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Co-Present Film Festival Connects Solitary Viewers through Twitter

Birdman of Alcatraz Birdman of Alcatraz

Held once a month on a Saturday and lasting the whole day, CPFF is an online film festival with both public and private viewing capabilities.

Conceived by Sherri Wasserman, “a citizen of the realm of timezone independence,” the idea is that viewers watching solo from their homes or private spaces can connect with other viewers watching the same film at the same time. The theme of the festival, born out of this concept of the solitary viewer, is “Prisons Real & Imagined.” Wasserman explains the ideas behind the festival:

We, as a group of watchers, are (mostly) in physical isolation. We watch films on various forms of isolation (hence the theme Prisons Real & Imagined), while physically isolated but virtually connected. We are isolated and connected, watching and discussing items that address isolation of various types.

These elements inspired the format, instigated the theme, and inform my choice of films (both for inclusion and combination with one another within individual sessions).

I was lucky enough to be asked to participate in the back channel chat of this festival. For me, watching a film I am already familiar with — for example, Cool Hand Luke — has been most satisfying, because I was able to actively participate in the chat without worrying that I would miss some critical portion of the film. That said, it was also rewarding to see films for the first time, such as Errol Morris’ Standard Operating Procedure, and be able to engage in a conversation about select scenes or choices that I knew other viewers had just seen at the same time.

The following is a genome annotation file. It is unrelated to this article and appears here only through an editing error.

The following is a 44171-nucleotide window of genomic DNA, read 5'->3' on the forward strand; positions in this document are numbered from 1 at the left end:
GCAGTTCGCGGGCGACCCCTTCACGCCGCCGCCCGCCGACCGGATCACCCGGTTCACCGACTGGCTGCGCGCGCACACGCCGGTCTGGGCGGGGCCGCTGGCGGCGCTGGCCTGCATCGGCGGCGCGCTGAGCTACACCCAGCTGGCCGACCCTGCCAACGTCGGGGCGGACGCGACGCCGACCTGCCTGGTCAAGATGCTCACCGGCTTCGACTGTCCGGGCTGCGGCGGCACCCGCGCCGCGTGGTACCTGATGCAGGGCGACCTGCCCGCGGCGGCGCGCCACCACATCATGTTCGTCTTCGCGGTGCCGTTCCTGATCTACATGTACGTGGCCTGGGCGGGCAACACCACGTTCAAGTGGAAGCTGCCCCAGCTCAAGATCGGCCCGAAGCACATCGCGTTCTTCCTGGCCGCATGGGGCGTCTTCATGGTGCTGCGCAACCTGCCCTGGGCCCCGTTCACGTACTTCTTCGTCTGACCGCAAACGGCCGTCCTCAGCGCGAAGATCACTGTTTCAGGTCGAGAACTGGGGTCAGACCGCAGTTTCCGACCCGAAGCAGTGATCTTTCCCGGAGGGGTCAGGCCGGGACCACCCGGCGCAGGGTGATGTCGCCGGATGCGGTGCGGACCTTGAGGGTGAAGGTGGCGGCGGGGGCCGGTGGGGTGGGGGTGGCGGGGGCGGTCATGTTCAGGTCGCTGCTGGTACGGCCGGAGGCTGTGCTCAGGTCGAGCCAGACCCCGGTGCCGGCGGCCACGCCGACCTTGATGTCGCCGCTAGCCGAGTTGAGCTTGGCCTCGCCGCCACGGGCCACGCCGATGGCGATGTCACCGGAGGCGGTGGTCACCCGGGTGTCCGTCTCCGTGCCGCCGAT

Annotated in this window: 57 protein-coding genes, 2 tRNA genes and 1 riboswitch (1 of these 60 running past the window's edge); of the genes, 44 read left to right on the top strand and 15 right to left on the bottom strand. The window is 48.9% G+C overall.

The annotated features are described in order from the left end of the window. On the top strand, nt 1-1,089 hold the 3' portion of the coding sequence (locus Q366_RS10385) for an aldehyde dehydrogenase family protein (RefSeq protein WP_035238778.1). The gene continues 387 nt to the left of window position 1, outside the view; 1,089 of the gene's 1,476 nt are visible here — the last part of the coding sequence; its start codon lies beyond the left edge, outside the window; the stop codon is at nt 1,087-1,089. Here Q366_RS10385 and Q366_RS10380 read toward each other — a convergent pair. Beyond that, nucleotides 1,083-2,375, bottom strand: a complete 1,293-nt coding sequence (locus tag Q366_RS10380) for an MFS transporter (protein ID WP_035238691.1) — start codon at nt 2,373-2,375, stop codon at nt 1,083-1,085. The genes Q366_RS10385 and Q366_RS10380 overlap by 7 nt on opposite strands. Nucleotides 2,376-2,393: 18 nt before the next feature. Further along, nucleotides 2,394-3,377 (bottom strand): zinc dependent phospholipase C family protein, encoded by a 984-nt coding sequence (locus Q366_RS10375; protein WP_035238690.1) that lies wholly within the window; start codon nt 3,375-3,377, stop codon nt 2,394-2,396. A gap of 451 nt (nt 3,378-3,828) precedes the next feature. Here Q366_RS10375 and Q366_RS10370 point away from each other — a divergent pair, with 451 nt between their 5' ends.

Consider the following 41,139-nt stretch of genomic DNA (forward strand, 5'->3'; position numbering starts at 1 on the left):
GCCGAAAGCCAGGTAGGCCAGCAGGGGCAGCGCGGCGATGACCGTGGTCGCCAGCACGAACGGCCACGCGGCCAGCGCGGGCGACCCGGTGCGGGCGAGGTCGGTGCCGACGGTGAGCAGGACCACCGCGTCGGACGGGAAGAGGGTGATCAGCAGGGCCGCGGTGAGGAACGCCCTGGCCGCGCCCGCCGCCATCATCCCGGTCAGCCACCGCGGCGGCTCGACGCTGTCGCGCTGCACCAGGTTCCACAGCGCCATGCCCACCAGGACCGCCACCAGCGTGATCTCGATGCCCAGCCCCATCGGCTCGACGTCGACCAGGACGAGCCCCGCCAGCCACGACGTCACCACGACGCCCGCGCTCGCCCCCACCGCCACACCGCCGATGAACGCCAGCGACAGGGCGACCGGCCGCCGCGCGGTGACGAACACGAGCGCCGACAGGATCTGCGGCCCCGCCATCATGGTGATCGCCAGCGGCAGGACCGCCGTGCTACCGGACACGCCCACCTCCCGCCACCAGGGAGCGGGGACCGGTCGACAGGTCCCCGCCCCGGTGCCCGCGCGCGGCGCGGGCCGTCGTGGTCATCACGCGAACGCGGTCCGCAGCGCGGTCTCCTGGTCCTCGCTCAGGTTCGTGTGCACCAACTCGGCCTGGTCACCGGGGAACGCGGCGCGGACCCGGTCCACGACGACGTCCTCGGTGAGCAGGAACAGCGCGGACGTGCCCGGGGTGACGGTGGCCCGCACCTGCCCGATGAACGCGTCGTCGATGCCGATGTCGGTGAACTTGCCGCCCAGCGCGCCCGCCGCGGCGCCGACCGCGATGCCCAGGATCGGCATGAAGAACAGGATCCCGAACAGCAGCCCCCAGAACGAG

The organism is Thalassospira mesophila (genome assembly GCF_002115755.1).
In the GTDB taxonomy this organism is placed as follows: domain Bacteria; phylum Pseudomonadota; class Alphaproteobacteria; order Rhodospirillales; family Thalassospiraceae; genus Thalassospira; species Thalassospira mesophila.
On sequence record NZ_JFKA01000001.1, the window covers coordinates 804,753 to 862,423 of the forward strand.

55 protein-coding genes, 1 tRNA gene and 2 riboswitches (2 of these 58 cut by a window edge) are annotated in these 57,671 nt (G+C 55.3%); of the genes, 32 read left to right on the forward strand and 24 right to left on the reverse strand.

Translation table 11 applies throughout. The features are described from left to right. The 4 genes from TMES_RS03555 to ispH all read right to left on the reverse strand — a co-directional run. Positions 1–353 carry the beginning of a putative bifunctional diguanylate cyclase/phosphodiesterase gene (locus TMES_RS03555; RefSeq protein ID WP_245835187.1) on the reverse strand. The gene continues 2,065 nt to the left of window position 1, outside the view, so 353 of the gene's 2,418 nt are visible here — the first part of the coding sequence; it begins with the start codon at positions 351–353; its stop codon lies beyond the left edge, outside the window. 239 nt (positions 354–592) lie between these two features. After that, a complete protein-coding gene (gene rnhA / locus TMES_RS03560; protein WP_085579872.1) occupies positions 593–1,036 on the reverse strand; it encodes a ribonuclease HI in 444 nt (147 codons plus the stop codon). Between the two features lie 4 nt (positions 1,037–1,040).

Wasserman has put a considerable amount of thought into challenges, such as disparate time zones, how viewers can access films, and where the balance between the public and private viewing experience should fall. Public viewers can find the schedule and then follow in conversation with others on Twitter by using the hashtag provided, while back channel chat users are in direct chat conversation with each other and can also choose to tweet.

Wasserman has advice for those who might want to set up their own festival:

Be mindful of the rhythm of the programming throughout the day. Even though many of the participants watch for only part of the day, or come in and out of the watching/conversation as they’re able, the programming is very deliberate. Lighter fare comes after really difficult topics. Two films with subtitles are never scheduled in a row. Four of our five CPFFs to date have included four different directors, and one was a single-director marathon. Both worked well; they worked differently.

Wasserman also says the concept has attracted viewers from all over the world:

We’ve had participants from Abu Dhabi, Arizona, Denmark, Massachusetts, New Hampshire, New York, Switzerland, the UK, and Vermont. One of our regular participants joined us while traveling for a conference; he watched from a hotel room in Virginia.

We’ve had 3-10 participants on the backchannel at a time. We average between 3-7 active watchers for any given film. Typically, a few people watch all day and most watch 1-3 films. The most people we’ve had watching at one location at one time is 3; most often, one person watches per location.

The next CPFF will happen on January 25th beginning at 10:00 AM Eastern Standard Time. The films to be screened are Barry Levinson’s Sleepers, John Frankenheimer’s Birdman of Alcatraz and Michael Bay’s The Island. The Twitter hashtag for discussions is #CPFF8, and screenings will be synchronized by the World Clock.

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